The cause of brain damage resulting from repeated concussions in contact sport athletes is a current research hot topic. A potential culprit is tau, a protein whose accumulation in the human brain has been observed as part of the normal aging process but also with neurodegenerative diseases and brain damage. Some tau is needed for neuron function but an aggregation of the protein may be responsible for symptoms of neurodegeneration.
In recent years, woodpeckers have been used as a model for the development of safety equipment (e.g., football helmets) because these birds appear to have evolved biophysical mechanisms, such as thick neck muscles, that protect them from brain damage despite experiencing enormous forces while pecking wood. The neurobiological impacts of pecking behaviour have largely gone unexplored, however.
Farah and colleagues (2018) sought to establish if tau accumulations exist in the brains of woodpeckers. Using museum specimens, they identified positive silver staining consistent with tau accumulations in 8/10 woodpecker samples, while an immunohistochemistry assay confirmed tau in 3 of the samples. Identified anatomic locations and staining patterns of lesions further shared some similarities to human brains exposed to repetitive mild traumatic injury.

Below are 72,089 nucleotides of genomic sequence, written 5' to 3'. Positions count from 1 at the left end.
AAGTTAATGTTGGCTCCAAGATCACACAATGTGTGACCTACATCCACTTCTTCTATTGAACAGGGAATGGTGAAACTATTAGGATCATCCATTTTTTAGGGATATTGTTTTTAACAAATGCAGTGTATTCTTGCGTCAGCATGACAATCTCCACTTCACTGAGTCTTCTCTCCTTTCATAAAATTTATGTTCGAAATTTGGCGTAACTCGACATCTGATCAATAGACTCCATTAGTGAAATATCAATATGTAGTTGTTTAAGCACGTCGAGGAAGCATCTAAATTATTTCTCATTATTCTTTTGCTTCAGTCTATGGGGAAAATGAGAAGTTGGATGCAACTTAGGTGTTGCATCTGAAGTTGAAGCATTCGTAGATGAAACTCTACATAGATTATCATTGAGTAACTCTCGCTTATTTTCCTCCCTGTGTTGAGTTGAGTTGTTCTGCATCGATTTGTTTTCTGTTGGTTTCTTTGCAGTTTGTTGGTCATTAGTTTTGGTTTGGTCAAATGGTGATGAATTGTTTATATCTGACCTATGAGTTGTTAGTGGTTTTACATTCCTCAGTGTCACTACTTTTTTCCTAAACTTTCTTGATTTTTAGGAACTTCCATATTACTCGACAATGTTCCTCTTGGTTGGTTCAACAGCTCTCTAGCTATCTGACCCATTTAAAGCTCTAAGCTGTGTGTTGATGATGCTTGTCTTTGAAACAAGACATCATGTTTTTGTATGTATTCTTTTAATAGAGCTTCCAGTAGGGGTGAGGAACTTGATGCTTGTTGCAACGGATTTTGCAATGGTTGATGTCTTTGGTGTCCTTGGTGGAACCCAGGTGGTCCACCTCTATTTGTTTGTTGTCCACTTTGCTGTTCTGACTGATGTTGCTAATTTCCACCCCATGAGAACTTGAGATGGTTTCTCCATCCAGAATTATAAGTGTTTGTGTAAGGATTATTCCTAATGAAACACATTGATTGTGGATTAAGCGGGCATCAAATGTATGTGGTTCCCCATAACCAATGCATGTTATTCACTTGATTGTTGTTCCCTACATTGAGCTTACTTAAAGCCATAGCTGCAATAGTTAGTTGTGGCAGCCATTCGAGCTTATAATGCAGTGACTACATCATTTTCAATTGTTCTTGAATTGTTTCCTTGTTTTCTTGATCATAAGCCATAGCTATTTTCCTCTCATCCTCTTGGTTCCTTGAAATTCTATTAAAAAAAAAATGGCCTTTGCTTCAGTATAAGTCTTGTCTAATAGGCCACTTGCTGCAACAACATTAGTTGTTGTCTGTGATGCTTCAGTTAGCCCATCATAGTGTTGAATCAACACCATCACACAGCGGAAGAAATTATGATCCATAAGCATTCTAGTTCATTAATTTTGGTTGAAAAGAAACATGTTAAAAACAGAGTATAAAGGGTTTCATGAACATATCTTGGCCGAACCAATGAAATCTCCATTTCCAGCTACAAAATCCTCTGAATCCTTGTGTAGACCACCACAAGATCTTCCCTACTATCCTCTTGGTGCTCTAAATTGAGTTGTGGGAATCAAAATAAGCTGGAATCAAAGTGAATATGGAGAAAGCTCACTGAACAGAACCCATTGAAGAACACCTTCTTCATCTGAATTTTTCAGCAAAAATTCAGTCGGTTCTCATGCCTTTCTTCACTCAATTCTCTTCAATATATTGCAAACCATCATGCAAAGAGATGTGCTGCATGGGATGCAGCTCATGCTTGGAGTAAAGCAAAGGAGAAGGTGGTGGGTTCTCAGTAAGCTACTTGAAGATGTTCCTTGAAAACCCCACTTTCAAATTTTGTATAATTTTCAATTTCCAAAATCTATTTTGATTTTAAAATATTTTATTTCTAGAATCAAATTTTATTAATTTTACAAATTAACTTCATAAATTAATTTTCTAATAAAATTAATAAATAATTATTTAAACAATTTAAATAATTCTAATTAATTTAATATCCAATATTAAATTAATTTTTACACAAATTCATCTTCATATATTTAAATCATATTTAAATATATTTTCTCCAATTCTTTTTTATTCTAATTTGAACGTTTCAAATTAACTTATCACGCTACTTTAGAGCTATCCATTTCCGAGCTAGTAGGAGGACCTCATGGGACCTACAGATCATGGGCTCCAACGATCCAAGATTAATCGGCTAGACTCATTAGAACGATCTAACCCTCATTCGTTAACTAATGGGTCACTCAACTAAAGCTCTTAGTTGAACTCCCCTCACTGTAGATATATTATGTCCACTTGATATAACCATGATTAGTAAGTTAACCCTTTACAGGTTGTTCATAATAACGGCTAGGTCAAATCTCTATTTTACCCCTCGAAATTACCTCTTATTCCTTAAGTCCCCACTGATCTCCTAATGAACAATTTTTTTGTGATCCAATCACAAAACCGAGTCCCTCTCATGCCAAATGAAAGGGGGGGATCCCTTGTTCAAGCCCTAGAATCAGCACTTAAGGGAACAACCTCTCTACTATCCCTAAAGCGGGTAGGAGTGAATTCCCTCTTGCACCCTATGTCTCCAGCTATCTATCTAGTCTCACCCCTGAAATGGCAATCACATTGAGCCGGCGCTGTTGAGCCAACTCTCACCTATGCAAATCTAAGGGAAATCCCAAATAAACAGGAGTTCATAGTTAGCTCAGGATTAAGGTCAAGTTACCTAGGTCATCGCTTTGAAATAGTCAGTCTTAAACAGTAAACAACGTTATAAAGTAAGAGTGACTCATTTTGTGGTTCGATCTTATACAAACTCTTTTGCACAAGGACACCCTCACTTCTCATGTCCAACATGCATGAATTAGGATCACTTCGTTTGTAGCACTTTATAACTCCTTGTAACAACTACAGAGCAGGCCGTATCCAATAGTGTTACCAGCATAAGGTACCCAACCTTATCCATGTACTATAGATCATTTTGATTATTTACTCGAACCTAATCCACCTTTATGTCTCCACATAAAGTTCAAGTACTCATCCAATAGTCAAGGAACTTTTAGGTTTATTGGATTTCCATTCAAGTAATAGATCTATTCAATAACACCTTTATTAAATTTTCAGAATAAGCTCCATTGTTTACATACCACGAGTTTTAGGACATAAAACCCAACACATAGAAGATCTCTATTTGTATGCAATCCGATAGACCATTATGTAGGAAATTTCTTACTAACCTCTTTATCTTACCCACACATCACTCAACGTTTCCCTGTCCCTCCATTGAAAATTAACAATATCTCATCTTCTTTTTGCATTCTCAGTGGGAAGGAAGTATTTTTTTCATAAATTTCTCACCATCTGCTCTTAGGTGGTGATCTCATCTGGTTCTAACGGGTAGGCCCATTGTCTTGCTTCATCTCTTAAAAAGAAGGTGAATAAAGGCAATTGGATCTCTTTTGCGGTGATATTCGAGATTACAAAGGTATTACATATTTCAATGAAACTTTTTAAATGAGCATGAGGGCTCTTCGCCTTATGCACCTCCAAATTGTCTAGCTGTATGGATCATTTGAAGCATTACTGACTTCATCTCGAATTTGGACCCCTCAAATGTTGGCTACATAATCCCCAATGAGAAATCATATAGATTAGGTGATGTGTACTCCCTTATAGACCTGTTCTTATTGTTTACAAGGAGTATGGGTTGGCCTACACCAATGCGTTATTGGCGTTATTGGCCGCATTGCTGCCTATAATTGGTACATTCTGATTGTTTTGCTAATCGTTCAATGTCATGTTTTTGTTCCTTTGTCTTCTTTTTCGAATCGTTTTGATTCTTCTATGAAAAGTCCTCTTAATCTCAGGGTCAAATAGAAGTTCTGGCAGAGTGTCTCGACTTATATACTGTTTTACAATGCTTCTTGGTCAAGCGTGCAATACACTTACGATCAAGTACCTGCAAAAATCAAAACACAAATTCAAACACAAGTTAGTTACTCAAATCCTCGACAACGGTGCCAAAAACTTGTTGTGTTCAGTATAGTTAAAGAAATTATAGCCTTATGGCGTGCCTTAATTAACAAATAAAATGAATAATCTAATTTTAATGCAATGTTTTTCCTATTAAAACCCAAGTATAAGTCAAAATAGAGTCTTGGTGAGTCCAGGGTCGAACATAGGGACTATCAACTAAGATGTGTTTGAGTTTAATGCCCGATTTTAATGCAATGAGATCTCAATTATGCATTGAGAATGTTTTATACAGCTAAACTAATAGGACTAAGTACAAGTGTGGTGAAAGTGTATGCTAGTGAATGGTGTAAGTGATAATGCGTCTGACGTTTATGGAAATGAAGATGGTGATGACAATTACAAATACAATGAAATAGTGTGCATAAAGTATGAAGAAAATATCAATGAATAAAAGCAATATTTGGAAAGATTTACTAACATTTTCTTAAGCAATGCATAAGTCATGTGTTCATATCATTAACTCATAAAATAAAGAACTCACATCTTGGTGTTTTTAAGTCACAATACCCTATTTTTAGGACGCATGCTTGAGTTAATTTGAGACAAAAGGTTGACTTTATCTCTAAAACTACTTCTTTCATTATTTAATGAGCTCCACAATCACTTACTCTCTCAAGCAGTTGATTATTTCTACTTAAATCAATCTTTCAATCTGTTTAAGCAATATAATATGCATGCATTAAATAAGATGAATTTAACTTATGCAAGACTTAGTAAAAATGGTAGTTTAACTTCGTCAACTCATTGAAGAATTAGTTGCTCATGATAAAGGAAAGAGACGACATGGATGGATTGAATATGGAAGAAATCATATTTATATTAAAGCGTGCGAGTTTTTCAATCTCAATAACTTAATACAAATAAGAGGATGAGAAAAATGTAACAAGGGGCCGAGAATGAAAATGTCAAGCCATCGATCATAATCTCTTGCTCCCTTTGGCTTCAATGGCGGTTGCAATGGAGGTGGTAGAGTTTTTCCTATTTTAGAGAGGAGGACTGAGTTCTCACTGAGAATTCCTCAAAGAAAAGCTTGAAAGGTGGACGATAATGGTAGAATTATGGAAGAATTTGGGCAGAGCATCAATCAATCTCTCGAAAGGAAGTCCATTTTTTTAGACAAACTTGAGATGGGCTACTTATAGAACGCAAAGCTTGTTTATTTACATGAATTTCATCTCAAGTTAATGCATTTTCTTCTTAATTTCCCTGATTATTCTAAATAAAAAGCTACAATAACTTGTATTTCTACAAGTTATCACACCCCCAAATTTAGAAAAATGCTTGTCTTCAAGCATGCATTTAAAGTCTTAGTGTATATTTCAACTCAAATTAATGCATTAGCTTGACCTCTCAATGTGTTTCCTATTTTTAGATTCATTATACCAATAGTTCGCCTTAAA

Many questions remain, however. Larger sample sizes are needed to confirm findings and establish the type of tau, protective or toxic, present in woodpecker brains. Woodpeckers may also have evolved a modification that mitigates the accumulation of tau. Nonetheless, this research has implications for brain injury research and research into neurodegenerative diseases.